1. The issue of legal responsibility for youth aged 16-18 years remains a concern of HRDH. At present, the Department has assumed this responsibility by default through the provision of financial assistance. However, HRDH does not have the legal capacity nor expertise to expand its role beyond its current mandate of financial and employment support for youth to that of in loco parentis.

Article 3: Best Interests of the Child

Department of Health and Community Services

  1. The Department of Health and Community Services is currently reviewing the child welfare system. In 1995, the Department included universal Hepatitis B immunization for all newborns and grade 4 students. In 1998, the province substituted acellular pertussis vaccine for whole cell vaccine in the universal immunization schedule for children. This vaccine has fewer side effects than the whole cell component and will increase utilization and protection against this disease.

Department of Solicitor General

  1. The best interests of the child is a primary factor to be considered when determining the following matters: eligibility of the child for alternative measures; placement prior to disposition; transfer to adult court; attendance of parents at court proceedings; representation by independent counsel; detention pending trial; disposition by youth court; placement on conviction by adult court; periodic review of the disposition; transfer from secure to open custody; and protection of privacy of children, including non-disclosure of criminal records.

  1. The Custody and Detention of Young Persons Act which governs conditions of confinement of young persons is premised upon the best interests of the child. Both the legislative and administrative policy of the Department is to resort to custody only as a last resort. Noncustodial sanctions, including probation and community service orders, are the preferred option as sanctions in the best interests of the child.

  1. In addition, in 1996 the Department established the Intensive Support Program, first to identify youth-at-risk who are on a path of behavior that will likely result in a custodial sentence as a young offender, and to provide intensive support to that young person as a preventative measure to redirect the youth off that otherwise inevitable course to a constructive path.

  1. In its administrative policies on treatment of youthful offenders, the Department has ensured that all children in provincial custodial facilities enjoy access to: adequate dental and medical care (including psychiatric counseling); the full range of educational and vocational training; psychological services; recreation; rehabilitative programming; adequate diet; adequate housing; and adequate clothing. According to both the Custody and Detention of Young Persons Act and its companion regulation, young persons in custodial facilities are entitled to periodic review of the conditions of custody and have unrestricted access to internal grievance procedures, youth advocates and the provincial Ombudsman, in order to resolve complaints concerning treatment under operation policy. Young persons enjoy those rights which are extended to young offenders, including the right to maintain contact with the outside world (through correspondence and visits) and the right to practice one’s religion subject, only to the countervailing institutional interest in safety and order.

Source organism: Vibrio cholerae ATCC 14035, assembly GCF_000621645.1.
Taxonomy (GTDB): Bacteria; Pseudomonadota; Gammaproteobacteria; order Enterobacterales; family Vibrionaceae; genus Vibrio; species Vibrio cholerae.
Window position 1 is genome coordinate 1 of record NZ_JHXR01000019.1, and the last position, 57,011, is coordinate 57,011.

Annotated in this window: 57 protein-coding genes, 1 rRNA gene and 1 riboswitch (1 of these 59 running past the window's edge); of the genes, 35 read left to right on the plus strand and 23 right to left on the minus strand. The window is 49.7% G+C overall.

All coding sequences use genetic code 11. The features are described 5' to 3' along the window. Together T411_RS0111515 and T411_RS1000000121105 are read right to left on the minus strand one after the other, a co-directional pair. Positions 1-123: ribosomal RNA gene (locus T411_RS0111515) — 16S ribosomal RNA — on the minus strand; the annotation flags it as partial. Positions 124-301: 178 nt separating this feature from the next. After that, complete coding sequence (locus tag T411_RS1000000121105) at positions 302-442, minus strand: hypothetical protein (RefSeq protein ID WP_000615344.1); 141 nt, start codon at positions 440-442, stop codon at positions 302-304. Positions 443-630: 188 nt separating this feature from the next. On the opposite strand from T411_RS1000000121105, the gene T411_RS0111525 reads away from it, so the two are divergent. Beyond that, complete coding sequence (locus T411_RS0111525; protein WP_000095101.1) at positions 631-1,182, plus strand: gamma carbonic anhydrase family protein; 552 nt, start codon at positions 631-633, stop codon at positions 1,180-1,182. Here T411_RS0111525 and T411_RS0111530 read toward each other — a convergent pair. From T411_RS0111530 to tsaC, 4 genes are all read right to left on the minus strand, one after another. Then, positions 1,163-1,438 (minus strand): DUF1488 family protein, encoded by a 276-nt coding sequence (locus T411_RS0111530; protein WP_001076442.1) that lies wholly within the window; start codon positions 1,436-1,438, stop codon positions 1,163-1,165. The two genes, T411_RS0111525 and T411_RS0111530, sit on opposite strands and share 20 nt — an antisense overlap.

1. The proposed Youth Advocate function will also be a resource both to respond to and help resolve grievances from youth in provincial custodial facilities.

Article 4: General Measures of Implementation

Department Human Resources Development and Housing


  1. At the federal level social housing programs were canceled in 1997. New Brunswick is one of few provinces that has, on its own, maintained contributions to new affordable housing. As well, plans for a renewal of New Brunswick’s social policies are underway. Through numerous consultation round-tables with the public, New Brunswickers from all walks of life are